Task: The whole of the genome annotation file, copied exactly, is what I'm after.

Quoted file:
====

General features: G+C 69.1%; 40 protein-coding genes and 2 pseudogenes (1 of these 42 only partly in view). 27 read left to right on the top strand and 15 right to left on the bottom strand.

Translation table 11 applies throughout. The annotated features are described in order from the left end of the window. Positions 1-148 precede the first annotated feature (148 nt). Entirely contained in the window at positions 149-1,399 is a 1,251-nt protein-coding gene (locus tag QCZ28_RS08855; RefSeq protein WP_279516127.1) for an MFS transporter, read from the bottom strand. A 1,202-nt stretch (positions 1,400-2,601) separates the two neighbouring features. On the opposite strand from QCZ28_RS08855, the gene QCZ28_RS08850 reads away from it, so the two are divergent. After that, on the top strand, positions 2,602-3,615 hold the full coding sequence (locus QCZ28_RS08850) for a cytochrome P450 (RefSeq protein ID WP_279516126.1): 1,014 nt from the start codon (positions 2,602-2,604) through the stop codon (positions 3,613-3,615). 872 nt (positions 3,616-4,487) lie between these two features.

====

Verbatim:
General features: G+C 69.1%; 40 protein-coding genes and 2 pseudogenes (1 of these 42 only partly in view). 27 read left to right on the top strand and 15 right to left on the bottom strand.

Translation table 11 applies throughout. The annotated features are described in order from the left end of the window. Positions 1-148 precede the first annotated feature (148 nt). Entirely contained in the window at positions 149-1,399 is a 1,251-nt protein-coding gene (locus tag QCZ28_RS08855; RefSeq protein WP_279516127.1) for an MFS transporter, read from the bottom strand. A 1,202-nt stretch (positions 1,400-2,601) separates the two neighbouring features. On the opposite strand from QCZ28_RS08855, the gene QCZ28_RS08850 reads away from it, so the two are divergent. After that, on the top strand, positions 2,602-3,615 hold the full coding sequence (locus QCZ28_RS08850) for a cytochrome P450 (RefSeq protein ID WP_279516126.1): 1,014 nt from the start codon (positions 2,602-2,604) through the stop codon (positions 3,613-3,615). 872 nt (positions 3,616-4,487) lie between these two features.